There is a saying among those who practice the art of war: a plan rarely survives contact with the enemy. It might, I think, be extended just a bit, to say a plan rarely survives contact with the enemy or a chaosbunny. Two chaosbunnies in one van is, therefore, right out. (Indeed, I suspect that should your life ever bring you into contact with two chaosbunnies in one van, you might well be advised to batten down the hatches, yo, because things likely will get interesting.)
So off we went, the two of us in a van, driving along the highway without a care in the world save for running out of gas, having a breakdown, having a breakdown in the middle of the desert, having a breakdown in the middle of the desert and running out of food or water, getting bitten by a venomous snake in the middle of the desert, having a breakdown in the middle of the desert and running out of food and water and then getting bitten by a venomous snake, and being attacked by clowns. We ventured into Washington and began searching, that first night, for a hotel to stay in, figuring that the van would be our home once the trip really got going.
We pulled into the Scenic Winds Motel…
…and immediately realized that, entirely by accident, we’d started our trip in a ghost motel.
Even Norman Bates might have some reluctance to check in here.
“Ah,” thought we, “this bodes well! We’re finding abandoned places without really trying!”
Sadly, we couldn’t actually camp here, as the proximity to the road and the rather forbidding “no trespassing” signs would, we thought, attract the attention of law enforcement, who are notorious for the absence of their sense of irony.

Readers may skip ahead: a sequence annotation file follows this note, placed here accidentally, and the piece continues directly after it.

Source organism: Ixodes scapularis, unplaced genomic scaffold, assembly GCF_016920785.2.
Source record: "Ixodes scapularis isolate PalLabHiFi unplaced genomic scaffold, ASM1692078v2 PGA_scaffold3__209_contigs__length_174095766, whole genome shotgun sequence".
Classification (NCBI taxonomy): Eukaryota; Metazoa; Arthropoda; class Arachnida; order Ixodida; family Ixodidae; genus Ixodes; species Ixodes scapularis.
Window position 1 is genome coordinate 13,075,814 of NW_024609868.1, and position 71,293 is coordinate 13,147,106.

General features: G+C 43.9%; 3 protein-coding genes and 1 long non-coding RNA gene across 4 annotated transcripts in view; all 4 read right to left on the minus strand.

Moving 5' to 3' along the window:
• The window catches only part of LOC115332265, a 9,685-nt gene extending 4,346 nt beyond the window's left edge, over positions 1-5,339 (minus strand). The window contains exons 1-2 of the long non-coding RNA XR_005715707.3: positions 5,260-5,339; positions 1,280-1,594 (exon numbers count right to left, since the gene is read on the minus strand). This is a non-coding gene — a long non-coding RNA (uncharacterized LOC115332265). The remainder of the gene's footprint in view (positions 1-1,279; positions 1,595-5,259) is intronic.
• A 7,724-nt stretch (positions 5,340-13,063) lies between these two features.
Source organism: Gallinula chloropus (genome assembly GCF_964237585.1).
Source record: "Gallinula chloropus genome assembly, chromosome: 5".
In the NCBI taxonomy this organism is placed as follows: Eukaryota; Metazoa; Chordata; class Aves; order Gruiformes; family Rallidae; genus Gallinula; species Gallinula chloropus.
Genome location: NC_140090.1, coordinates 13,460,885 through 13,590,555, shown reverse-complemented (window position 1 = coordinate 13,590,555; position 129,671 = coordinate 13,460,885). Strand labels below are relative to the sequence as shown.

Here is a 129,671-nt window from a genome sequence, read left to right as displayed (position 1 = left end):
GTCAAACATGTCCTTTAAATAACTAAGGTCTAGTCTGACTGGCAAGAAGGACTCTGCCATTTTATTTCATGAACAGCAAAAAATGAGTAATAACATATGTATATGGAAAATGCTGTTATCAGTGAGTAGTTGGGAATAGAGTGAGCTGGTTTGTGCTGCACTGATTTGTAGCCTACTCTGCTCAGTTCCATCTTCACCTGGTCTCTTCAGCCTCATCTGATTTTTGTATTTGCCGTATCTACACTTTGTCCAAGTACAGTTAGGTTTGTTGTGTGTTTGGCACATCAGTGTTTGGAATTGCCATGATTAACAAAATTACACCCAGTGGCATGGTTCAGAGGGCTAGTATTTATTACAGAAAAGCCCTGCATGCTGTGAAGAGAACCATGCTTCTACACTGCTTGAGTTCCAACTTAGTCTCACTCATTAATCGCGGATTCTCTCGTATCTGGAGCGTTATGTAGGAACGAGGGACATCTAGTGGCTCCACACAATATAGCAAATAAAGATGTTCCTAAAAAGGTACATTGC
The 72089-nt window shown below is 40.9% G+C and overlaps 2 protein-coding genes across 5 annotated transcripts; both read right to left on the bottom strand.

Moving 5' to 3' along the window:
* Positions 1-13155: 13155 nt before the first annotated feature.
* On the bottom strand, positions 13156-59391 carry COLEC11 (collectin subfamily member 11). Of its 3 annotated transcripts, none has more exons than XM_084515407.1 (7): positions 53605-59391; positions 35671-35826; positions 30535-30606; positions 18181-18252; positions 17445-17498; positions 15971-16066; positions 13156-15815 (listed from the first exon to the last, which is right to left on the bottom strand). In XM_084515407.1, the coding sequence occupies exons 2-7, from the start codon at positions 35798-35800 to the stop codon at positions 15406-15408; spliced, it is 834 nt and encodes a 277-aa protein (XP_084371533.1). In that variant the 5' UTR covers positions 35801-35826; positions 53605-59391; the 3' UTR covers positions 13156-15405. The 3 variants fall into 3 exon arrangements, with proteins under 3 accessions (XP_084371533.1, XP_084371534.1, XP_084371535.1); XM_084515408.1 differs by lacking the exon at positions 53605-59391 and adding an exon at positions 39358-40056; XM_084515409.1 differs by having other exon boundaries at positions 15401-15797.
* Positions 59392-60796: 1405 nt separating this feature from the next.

So we spent the night in a motel that wasn’t abandoned, and set off bright and early on the first leg of our tour.
We did actually make the first stop on our planned itinerary, at Goodnoe Hills, Washington. The Internet assured us this town, first established in the 1860s and abandoned soon thereafter, would be a productive stop. We arrived, ears still jaunty, just in time to be underwhelmed.
Which is not to say that there was nothing left of the old ghost town, only that there was almost nothing left. We discovered an abandoned house that looked like it was last decorated by human hands sometime in the most hideous part of that most hideous decade, the 70s:
There was an astonishing number of birds living in a bedroom on the second floor, and the quantity of guano was something that had to be seen to be believed. Seriously. I will see it in my nightmares for decades to come.
My parents used to have this exact phone. I haven’t seen one of these in a donkey’s age. Kids today probably wouldn’t know how to work one. No, scratch that, a lot of adults today probably wouldn’t know how to work one.
Cool, in its own ghastly way, but definitely not what we were looking for.
We had a bit better luck a few blocks down the road, for some loose definition of “blocks.” We found the ruins of a lovely old church, gradually crumbling into the dusty ground.
We weren’t able to get inside; the church was surrounded by a barbed-wire fence with dire “no trespassing” signs plastered all over it.
Still, it was quite lovely.
A bit further on, we encountered this place. Now this, we thought, was cooking with fire. This was a proper ruin, just the sort of thing we were hoping to find.
Overall, though, Goodnoe was a bit of a wash. The locals had destroyed most of the remnants of the old town and set down farms where the buildings once stood.
This would turn out to be a recurring theme in the early part of our ghost town adventures, until we figured out a new strategy that necessitated abandoning our original plan altogether.
But that’s a story for the next chapter.